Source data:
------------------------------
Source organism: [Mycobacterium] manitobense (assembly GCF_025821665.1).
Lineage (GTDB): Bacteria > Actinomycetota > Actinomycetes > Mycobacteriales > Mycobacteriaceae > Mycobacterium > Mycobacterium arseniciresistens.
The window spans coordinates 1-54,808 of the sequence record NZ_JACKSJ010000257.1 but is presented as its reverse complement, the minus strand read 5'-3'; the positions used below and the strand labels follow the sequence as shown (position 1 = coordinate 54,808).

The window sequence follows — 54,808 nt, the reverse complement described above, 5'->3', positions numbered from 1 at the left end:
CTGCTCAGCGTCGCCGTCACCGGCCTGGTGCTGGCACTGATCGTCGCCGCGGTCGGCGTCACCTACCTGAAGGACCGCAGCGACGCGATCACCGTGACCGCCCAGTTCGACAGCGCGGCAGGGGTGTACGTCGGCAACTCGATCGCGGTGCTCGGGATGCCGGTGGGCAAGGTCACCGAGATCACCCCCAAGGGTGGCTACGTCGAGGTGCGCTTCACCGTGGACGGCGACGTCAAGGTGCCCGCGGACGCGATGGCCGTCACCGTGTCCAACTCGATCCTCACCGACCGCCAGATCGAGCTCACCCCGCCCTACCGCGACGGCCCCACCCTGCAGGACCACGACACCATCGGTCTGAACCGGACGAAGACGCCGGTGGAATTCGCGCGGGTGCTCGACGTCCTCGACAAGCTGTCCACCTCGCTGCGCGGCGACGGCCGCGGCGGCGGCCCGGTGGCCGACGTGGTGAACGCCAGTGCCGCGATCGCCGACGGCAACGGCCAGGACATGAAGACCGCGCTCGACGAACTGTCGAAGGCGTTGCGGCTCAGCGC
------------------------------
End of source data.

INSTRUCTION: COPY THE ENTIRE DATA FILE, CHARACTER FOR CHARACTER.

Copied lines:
Source organism: [Mycobacterium] manitobense (assembly GCF_025821665.1).
Lineage (GTDB): Bacteria > Actinomycetota > Actinomycetes > Mycobacteriales > Mycobacteriaceae > Mycobacterium > Mycobacterium arseniciresistens.
The window spans coordinates 1-54,808 of the sequence record NZ_JACKSJ010000257.1 but is presented as its reverse complement, the minus strand read 5'-3'; the positions used below and the strand labels follow the sequence as shown (position 1 = coordinate 54,808).

The window sequence follows — 54,808 nt, the reverse complement described above, 5'->3', positions numbered from 1 at the left end:
CTGCTCAGCGTCGCCGTCACCGGCCTGGTGCTGGCACTGATCGTCGCCGCGGTCGGCGTCACCTACCTGAAGGACCGCAGCGACGCGATCACCGTGACCGCCCAGTTCGACAGCGCGGCAGGGGTGTACGTCGGCAACTCGATCGCGGTGCTCGGGATGCCGGTGGGCAAGGTCACCGAGATCACCCCCAAGGGTGGCTACGTCGAGGTGCGCTTCACCGTGGACGGCGACGTCAAGGTGCCCGCGGACGCGATGGCCGTCACCGTGTCCAACTCGATCCTCACCGACCGCCAGATCGAGCTCACCCCGCCCTACCGCGACGGCCCCACCCTGCAGGACCACGACACCATCGGTCTGAACCGGACGAAGACGCCGGTGGAATTCGCGCGGGTGCTCGACGTCCTCGACAAGCTGTCCACCTCGCTGCGCGGCGACGGCCGCGGCGGCGGCCCGGTGGCCGACGTGGTGAACGCCAGTGCCGCGATCGCCGACGGCAACGGCCAGGACATGAAGACCGCGCTCGACGAACTGTCGAAGGCGTTGCGGCTCAGCGC